Charting a New Course: Women, Peace and Security, and the Maritime Domain

Authored by: Sahana Dharmapuri, Pamela Tansey, Lexie Van Buskirk

Categories: Human Rights, National Action Plans, The Field of Women, Peace and Security, Violent Conflict
Sub-Categories: Climate and Environment, Countering Violent Extremism, Economic Participation, Human Development, Peacemaking, Sexual and Gender-Based Violence (SGBV), UN Resolutions, Violent Extremism
Region: No Region
Year: 2020
Citation: Dharmapuri, Sahana et al. "Charting a New Course: Women, Peace and Security, and the Maritime Domain." Our Secure Future. August 2020.

Access the Resource:

Executive Summary

Since 2000, more than 80 countries have adopted Women, Peace and Security National Action Plans and other policies to robustly implement the WPS agenda. In 2017, the US Congress adopted the Women, Peace, and Security Act to incorporate the principle of gender equality into US foreign policy. The two main objectives of the WPS agenda are to 1) increase the representation of women in decision-making positions, and 2) to apply a gender perspective to matters of international peace and security.

Women are increasingly represented in higher positions internationally both in government institutions and in civil society. Similarly, women have been active in every aspect of the private sector, including in the maritime space. However, more needs to be done to increase women’s participation in the maritime sector, from coastal welfare to the Blue Economy in order to reap the benefits of the WPS agenda. In addition, actors in the maritime domain rarely incorporate a gender perspective into their work because maritime issues have traditionally been considered gender neutral. And yet, two decades of experience on the ground and research show that when applied, the WPS agenda increases the effectiveness of programs, policies, and individual actors–male and female.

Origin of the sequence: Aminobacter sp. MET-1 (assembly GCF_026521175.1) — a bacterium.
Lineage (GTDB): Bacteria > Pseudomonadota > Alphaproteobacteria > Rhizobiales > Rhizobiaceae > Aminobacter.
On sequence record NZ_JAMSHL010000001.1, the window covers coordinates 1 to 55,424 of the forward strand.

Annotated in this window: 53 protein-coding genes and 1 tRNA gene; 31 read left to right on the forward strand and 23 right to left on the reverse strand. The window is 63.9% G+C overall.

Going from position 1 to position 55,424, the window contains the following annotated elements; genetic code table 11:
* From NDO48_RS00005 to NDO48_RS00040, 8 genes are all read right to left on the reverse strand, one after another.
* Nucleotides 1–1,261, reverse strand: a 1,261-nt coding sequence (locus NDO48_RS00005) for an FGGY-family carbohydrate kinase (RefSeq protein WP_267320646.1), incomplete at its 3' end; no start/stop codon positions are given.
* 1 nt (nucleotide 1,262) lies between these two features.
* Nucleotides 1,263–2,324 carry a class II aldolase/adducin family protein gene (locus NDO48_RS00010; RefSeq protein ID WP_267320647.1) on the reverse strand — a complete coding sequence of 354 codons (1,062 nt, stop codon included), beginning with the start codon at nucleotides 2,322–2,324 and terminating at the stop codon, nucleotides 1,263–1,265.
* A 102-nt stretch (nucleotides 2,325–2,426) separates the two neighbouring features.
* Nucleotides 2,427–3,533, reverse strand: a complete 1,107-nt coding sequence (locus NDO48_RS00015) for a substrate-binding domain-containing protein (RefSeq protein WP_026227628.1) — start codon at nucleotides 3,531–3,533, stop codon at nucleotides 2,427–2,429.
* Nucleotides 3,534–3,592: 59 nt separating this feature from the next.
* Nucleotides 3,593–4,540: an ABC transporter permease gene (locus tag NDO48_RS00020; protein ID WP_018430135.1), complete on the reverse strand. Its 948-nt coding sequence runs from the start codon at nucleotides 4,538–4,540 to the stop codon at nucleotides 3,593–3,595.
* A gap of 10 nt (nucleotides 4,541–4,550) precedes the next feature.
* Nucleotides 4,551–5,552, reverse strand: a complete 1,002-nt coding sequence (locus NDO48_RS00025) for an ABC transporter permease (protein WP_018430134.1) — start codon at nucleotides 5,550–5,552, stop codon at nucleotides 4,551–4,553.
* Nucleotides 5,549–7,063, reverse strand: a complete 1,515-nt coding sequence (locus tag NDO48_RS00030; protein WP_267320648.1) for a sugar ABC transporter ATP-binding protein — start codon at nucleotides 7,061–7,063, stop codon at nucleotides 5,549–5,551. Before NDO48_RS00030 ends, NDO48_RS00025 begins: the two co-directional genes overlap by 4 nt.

As the global agenda on Women, Peace and Security is increasingly implemented, the benefits of using a gender perspective and the transformational role of women as actors in a variety of issues is becoming more obvious. But the participation of women, and the use of a gender perspective in the maritime space remains relatively unexamined. This paper aims to address that gap, and provides a baseline examination of the intersection between the WPS agenda and the wider context of maritime security.